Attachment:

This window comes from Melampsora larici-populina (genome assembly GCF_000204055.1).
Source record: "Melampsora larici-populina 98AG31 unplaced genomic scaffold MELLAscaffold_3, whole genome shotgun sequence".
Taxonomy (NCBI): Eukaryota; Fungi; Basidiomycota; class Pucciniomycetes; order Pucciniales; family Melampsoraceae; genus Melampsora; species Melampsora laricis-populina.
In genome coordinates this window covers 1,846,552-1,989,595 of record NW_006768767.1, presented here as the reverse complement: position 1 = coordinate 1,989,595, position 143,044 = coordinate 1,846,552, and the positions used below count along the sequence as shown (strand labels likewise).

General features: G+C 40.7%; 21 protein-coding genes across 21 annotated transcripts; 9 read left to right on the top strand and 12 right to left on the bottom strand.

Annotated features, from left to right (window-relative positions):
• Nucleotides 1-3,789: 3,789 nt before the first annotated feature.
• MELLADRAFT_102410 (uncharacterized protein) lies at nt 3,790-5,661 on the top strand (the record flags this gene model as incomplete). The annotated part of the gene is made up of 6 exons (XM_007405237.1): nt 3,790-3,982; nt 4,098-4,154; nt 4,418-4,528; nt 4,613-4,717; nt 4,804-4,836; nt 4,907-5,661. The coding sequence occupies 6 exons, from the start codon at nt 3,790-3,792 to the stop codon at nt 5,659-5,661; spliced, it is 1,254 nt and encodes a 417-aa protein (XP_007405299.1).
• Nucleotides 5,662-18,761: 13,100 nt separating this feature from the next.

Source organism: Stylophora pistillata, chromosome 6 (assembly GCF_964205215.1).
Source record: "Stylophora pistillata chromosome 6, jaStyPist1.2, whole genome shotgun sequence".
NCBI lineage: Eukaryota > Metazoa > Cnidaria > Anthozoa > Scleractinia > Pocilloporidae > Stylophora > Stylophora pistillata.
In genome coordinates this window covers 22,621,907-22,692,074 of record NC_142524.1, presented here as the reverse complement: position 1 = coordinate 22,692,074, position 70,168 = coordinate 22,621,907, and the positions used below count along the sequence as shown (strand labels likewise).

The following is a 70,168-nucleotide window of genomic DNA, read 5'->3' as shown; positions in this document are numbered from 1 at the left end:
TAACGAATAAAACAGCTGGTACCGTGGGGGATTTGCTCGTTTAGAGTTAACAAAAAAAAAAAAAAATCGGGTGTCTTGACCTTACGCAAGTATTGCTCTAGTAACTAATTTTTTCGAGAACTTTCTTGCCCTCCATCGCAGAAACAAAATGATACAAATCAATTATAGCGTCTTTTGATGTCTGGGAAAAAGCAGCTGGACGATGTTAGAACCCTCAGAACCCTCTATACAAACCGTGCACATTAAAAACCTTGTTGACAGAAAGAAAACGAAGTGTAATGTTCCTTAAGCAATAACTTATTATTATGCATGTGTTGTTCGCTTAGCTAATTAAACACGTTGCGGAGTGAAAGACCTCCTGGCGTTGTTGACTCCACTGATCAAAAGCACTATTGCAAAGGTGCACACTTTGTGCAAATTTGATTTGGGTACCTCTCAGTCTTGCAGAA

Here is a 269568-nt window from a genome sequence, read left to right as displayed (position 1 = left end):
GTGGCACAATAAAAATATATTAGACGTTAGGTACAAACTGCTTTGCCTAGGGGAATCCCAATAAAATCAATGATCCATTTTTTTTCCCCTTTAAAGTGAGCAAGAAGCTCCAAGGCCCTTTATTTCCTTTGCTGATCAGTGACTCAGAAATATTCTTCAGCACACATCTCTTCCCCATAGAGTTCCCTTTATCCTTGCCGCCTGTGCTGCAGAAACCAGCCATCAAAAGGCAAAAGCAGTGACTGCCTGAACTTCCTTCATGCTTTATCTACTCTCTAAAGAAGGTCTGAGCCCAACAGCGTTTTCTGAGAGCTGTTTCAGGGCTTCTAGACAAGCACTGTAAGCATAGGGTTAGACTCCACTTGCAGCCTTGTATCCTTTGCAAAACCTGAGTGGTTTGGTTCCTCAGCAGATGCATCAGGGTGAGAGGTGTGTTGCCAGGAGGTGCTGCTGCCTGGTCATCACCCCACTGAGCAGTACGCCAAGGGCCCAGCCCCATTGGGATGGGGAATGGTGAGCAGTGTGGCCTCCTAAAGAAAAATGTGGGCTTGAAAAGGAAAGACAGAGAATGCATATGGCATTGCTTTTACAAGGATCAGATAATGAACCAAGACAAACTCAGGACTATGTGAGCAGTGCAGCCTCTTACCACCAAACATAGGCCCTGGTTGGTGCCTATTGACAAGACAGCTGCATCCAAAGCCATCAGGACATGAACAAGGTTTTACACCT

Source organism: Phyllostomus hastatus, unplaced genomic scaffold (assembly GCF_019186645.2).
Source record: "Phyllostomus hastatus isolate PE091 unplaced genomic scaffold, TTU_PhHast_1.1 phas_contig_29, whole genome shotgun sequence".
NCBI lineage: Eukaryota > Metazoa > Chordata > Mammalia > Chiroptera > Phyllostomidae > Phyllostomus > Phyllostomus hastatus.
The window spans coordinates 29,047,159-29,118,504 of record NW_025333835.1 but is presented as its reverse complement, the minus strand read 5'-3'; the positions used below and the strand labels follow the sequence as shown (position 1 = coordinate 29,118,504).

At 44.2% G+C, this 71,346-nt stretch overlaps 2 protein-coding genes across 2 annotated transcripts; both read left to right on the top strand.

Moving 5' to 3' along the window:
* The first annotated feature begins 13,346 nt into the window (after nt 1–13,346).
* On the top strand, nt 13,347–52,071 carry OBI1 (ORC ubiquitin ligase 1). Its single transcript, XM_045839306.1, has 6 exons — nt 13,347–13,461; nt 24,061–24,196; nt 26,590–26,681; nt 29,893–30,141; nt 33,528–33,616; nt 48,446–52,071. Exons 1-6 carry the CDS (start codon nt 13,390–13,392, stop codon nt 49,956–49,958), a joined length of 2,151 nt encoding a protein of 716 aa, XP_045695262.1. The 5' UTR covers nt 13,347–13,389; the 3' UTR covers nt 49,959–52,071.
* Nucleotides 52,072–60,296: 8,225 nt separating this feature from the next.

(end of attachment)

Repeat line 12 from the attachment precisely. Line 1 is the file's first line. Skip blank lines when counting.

NCBI lineage: Eukaryota > Metazoa > Cnidaria > Anthozoa > Scleractinia > Pocilloporidae > Stylophora > Stylophora pistillata.